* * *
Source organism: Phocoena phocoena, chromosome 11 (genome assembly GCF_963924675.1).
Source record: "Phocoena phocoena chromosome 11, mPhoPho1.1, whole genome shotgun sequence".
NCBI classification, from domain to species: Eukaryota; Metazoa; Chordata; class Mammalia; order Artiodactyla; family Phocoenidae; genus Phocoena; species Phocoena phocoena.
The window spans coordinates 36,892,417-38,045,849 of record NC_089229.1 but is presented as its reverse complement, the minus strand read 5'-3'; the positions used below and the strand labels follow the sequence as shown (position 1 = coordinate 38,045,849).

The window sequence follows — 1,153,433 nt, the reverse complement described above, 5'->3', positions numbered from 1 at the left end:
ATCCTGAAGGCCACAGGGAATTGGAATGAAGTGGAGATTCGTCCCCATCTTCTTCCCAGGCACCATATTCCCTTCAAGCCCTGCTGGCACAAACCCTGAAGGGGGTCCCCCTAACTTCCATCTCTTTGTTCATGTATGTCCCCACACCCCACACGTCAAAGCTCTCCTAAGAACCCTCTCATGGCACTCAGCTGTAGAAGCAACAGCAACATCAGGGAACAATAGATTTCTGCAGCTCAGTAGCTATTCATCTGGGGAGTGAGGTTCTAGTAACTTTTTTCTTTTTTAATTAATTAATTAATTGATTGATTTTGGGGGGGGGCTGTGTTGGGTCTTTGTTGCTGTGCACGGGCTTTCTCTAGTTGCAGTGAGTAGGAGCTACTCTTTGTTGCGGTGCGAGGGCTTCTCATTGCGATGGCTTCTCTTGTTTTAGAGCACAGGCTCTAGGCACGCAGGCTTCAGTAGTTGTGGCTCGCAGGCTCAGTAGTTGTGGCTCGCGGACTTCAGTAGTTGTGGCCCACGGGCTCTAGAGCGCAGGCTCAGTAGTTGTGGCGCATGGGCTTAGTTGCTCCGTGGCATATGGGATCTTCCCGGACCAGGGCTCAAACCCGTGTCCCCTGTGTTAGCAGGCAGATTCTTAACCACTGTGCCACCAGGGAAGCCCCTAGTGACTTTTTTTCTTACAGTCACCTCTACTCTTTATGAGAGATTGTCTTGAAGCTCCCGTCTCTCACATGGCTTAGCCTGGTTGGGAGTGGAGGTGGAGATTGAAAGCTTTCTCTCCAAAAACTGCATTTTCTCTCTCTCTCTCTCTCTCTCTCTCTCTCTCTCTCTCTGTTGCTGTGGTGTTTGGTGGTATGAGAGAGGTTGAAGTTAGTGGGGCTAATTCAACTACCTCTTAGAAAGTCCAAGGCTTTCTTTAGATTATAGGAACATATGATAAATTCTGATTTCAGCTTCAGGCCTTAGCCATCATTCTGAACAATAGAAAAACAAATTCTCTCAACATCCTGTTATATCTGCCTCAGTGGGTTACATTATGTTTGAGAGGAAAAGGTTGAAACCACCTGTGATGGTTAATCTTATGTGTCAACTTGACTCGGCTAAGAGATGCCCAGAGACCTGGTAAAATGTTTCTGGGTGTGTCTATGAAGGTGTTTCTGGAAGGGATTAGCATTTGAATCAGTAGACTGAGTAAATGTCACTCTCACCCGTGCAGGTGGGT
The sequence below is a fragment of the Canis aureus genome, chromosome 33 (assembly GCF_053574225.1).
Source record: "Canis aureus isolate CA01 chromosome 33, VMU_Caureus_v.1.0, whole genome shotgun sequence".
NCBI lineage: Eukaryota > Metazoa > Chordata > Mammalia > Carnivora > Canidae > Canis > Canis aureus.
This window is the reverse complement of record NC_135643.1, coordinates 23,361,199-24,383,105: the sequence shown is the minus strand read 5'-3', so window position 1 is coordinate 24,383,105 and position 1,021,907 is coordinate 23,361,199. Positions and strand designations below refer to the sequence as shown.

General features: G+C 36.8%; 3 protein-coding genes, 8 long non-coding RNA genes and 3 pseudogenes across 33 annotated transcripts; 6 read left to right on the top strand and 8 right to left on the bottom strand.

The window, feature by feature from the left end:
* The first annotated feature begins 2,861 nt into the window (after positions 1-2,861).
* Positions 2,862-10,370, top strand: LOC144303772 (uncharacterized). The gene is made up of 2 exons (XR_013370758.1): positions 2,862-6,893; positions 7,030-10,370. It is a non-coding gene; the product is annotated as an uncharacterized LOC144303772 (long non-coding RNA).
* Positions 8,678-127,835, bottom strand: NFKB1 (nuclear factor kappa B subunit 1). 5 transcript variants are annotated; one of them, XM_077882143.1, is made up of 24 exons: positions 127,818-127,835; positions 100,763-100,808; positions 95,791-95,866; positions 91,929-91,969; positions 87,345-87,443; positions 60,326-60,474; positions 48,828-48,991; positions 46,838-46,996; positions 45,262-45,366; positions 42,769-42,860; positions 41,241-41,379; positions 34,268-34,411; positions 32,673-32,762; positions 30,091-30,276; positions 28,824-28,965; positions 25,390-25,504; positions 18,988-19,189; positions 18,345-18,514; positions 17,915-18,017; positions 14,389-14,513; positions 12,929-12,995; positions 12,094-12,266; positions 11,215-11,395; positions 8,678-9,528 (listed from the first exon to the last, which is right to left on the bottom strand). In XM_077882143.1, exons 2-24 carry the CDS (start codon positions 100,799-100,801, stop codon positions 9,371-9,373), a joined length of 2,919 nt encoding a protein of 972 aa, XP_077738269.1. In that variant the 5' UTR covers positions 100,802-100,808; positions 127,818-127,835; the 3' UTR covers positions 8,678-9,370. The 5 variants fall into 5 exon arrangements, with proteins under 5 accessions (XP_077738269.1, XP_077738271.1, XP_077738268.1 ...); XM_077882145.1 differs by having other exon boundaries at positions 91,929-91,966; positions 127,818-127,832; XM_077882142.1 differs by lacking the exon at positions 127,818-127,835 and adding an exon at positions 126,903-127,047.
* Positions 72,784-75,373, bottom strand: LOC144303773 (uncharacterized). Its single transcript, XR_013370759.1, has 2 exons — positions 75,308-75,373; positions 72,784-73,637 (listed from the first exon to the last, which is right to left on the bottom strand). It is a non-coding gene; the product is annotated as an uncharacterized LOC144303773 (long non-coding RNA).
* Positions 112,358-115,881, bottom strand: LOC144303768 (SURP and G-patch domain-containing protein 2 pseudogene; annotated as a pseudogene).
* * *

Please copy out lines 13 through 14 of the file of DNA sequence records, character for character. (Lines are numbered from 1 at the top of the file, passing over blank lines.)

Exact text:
* The first annotated feature begins 2,861 nt into the window (after positions 1-2,861).
* Positions 2,862-10,370, top strand: LOC144303772 (uncharacterized). The gene is made up of 2 exons (XR_013370758.1): positions 2,862-6,893; positions 7,030-10,370. It is a non-coding gene; the product is annotated as an uncharacterized LOC144303772 (long non-coding RNA).